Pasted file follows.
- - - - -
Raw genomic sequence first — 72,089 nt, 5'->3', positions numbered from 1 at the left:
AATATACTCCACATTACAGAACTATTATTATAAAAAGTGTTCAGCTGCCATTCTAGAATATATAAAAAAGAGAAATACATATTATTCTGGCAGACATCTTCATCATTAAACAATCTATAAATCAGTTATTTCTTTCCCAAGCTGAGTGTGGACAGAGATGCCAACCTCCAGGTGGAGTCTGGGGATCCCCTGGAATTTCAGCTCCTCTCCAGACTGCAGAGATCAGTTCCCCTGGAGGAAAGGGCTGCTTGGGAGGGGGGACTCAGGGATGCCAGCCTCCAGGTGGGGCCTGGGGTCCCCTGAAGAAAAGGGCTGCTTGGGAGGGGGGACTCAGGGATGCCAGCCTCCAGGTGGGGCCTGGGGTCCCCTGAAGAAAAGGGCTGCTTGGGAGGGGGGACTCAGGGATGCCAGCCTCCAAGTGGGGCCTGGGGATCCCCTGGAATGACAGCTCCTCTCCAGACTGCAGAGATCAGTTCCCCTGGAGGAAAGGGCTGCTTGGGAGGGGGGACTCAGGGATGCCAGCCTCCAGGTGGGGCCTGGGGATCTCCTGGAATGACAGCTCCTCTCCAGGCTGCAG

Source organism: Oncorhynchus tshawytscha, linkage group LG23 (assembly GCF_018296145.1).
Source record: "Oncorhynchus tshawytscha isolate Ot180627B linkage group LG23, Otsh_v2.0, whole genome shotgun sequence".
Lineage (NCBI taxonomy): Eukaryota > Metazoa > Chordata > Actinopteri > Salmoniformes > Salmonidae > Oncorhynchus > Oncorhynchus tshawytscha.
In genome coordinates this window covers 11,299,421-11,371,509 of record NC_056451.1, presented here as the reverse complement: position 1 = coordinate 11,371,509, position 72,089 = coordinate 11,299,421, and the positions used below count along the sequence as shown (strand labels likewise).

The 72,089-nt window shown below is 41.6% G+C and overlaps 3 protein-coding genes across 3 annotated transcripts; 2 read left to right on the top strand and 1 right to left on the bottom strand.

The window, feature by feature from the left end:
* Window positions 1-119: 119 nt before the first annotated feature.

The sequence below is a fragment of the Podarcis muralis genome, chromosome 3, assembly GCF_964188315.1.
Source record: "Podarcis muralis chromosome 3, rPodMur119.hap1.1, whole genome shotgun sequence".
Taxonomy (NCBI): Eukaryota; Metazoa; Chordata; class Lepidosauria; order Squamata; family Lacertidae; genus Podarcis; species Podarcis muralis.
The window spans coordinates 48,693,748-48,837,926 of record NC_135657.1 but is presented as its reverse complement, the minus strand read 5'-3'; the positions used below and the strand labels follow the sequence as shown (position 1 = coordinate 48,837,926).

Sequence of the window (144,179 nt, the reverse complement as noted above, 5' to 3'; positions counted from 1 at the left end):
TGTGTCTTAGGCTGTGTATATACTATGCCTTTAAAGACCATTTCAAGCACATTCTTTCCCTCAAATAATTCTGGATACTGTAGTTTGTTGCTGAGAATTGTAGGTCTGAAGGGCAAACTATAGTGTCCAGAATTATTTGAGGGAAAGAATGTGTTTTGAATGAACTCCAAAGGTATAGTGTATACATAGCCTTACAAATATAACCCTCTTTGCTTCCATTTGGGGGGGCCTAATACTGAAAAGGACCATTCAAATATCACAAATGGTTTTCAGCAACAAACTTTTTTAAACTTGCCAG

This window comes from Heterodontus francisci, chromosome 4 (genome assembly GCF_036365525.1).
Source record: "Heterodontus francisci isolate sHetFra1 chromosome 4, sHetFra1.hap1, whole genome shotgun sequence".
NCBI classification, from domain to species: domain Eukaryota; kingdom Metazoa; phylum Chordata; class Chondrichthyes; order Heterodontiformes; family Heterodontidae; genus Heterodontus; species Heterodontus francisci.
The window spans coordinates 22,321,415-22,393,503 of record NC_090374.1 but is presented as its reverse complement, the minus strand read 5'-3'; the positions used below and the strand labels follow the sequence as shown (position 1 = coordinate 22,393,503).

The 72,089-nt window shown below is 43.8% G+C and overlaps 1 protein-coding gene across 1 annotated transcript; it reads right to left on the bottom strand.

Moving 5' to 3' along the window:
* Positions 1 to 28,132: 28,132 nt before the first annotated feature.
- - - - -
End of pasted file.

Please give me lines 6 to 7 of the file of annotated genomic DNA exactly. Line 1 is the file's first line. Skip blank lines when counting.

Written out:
In genome coordinates this window covers 11,299,421-11,371,509 of record NC_056451.1, presented here as the reverse complement: position 1 = coordinate 11,371,509, position 72,089 = coordinate 11,299,421, and the positions used below count along the sequence as shown (strand labels likewise).

The 72,089-nt window shown below is 41.6% G+C and overlaps 3 protein-coding genes across 3 annotated transcripts; 2 read left to right on the top strand and 1 right to left on the bottom strand.